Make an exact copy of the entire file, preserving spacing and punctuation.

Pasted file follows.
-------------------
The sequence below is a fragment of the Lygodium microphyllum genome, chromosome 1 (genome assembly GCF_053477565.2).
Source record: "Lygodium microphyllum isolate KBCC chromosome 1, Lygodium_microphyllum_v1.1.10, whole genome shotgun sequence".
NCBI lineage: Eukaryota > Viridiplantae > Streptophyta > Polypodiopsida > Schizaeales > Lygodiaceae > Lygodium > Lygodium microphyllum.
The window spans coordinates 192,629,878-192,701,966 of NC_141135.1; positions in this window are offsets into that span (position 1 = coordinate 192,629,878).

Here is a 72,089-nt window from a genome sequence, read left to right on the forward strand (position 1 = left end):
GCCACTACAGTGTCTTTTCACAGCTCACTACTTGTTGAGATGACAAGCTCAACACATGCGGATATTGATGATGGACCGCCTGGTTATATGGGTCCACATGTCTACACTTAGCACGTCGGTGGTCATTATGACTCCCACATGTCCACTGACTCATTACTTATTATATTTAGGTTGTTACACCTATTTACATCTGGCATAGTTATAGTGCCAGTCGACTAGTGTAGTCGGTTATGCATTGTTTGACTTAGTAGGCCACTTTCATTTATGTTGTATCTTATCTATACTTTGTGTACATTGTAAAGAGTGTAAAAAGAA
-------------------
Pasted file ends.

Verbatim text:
The sequence below is a fragment of the Lygodium microphyllum genome, chromosome 1 (genome assembly GCF_053477565.2).
Source record: "Lygodium microphyllum isolate KBCC chromosome 1, Lygodium_microphyllum_v1.1.10, whole genome shotgun sequence".
NCBI lineage: Eukaryota > Viridiplantae > Streptophyta > Polypodiopsida > Schizaeales > Lygodiaceae > Lygodium > Lygodium microphyllum.
The window spans coordinates 192,629,878-192,701,966 of NC_141135.1; positions in this window are offsets into that span (position 1 = coordinate 192,629,878).

Here is a 72,089-nt window from a genome sequence, read left to right on the forward strand (position 1 = left end):
GCCACTACAGTGTCTTTTCACAGCTCACTACTTGTTGAGATGACAAGCTCAACACATGCGGATATTGATGATGGACCGCCTGGTTATATGGGTCCACATGTCTACACTTAGCACGTCGGTGGTCATTATGACTCCCACATGTCCACTGACTCATTACTTATTATATTTAGGTTGTTACACCTATTTACATCTGGCATAGTTATAGTGCCAGTCGACTAGTGTAGTCGGTTATGCATTGTTTGACTTAGTAGGCCACTTTCATTTATGTTGTATCTTATCTATACTTTGTGTACATTGTAAAGAGTGTAAAAAGAA